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It’s official: Colorado passes first law to regulate driverless vehicles

Law allows autonomous vehicle testing as long as operators obey existing road rules

6-5-2017, Denver Post -- If you’re thinking about developing an autonomous vehicle in Colorado, go ahead. It’s now legal, as long as you obey all of the existing rules of the road, according to legislation that Gov. John Hickenlooper signed into law Thursday.

“It’s hard to get the right balance between regulation and avoiding the red tape that sometimes stifles innovation,” said Hickenlooper, standing in front of a Chevrolet Bolt EV autonomous test vehicle that was trucked in from Michigan and is on its way for road tests in Arizona. “This is the right balance that allows Colorado to be a hotbed of innovation.”

It wasn’t meant to delve into the nitty-gritty of how autonomous vehicles should operate on the state’s roads. Rather, said sponsor state Sen. Owen Hill, R-Colorado Springs, the new law focused on creating a process that allows for autonomous vehicles to be tested safely.

People in the cars, for example, must still fasten their seatbelts, Hill said.

“We were very clear in writing the law that we’re not changing any of those other laws. Obviously, seatbelts is one of them. Turning indicators, moving aside for emergency vehicles — all of those laws still have to be followed,” Hill said. “If you get into a car and don’t fasten your seatbelt, you’re the one liable. It’s not your car’s job to make sure you as the owner are doing your job.”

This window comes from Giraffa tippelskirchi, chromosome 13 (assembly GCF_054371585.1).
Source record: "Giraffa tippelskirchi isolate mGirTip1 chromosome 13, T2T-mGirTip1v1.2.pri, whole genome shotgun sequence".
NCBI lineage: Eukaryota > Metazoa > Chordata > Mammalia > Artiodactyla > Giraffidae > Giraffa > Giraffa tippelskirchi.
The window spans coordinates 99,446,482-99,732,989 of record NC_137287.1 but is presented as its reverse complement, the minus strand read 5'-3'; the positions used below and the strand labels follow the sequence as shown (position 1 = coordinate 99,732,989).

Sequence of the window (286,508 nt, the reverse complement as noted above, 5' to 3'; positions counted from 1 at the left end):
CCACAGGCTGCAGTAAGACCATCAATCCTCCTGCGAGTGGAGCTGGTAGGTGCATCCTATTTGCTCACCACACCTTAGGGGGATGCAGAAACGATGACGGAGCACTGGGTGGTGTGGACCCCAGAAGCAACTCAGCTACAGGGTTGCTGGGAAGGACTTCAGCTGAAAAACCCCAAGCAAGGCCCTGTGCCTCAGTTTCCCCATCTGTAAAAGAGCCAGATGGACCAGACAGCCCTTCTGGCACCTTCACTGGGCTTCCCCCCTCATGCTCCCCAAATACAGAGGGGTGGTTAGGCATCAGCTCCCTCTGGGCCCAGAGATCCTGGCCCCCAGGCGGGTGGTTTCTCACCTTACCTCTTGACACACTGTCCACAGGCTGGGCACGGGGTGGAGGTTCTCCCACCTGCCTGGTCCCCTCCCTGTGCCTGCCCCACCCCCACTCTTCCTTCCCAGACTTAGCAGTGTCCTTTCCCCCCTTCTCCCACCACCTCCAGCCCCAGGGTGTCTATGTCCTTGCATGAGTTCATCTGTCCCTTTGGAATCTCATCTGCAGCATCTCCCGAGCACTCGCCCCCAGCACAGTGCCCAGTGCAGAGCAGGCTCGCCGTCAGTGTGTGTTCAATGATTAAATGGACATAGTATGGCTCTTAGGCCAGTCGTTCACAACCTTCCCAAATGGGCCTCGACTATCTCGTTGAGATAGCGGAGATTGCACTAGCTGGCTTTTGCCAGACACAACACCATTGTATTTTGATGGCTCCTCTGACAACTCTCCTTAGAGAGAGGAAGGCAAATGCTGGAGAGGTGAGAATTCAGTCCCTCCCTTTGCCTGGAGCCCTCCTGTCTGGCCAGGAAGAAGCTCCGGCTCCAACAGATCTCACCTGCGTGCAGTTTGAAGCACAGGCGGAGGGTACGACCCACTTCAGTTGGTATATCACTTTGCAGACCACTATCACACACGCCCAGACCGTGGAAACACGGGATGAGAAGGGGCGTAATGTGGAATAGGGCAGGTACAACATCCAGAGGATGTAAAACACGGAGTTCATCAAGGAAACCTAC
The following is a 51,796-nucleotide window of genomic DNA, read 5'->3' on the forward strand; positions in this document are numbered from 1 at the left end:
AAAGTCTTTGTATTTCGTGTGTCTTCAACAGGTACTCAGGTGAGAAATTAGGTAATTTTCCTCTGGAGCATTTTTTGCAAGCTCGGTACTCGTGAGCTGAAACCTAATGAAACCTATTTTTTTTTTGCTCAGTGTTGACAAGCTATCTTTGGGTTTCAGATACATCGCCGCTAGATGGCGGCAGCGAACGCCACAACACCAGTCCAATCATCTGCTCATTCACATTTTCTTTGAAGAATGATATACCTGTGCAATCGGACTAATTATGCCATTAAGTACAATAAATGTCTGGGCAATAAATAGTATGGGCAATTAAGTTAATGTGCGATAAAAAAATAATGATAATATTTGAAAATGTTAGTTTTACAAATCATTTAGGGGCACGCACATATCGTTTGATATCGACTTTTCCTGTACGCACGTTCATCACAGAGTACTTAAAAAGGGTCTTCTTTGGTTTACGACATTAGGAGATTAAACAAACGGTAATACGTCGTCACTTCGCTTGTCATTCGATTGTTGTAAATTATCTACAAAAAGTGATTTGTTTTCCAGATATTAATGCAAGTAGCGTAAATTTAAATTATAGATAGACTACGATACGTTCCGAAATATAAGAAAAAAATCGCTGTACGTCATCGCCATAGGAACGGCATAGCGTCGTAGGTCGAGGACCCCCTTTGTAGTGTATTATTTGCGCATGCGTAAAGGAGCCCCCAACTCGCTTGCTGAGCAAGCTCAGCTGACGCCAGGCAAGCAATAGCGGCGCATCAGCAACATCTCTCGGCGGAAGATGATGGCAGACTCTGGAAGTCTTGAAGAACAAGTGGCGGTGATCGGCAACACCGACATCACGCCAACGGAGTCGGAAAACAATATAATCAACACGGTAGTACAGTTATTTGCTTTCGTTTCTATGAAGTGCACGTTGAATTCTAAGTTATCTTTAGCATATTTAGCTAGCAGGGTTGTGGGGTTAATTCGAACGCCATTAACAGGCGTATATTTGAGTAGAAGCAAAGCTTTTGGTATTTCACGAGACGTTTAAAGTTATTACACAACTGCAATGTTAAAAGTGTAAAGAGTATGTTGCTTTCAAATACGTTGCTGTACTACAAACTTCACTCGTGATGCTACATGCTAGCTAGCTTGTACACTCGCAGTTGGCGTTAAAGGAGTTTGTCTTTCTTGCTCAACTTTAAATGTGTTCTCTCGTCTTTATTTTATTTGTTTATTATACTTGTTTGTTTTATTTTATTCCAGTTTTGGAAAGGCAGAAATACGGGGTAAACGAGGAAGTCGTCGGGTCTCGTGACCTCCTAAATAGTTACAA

The law does require companies who plan to test driverless cars in Colorado to first check in with the state Department of Transportation and State Patrol.

Driverless cars — which use sensors, cameras, GPS and lasers to drive on their own — are being tested on the roads in California, Arizona and Michigan. While most states have pending legislation or have considered rules, Colorado becomes the 17th to pass legislation, according to the National Conference of State Legislatures. Governors in three other states have issued executive orders related to autonomous vehicles.

“In 2017, 33 states have considered autonomous-vehicle bills and seven states have enacted legislation,” said Amanda Essex, NCSL’s policy specialist on transportation. “State action ranges from establishing a committee to study the technology to developing regulations regarding the operation of autonomous vehicles on public roads. The number of states considering legislation has increased each year since 2012, and at least 41 states have considered legislation addressing autonomous vehicles in the last five years.”

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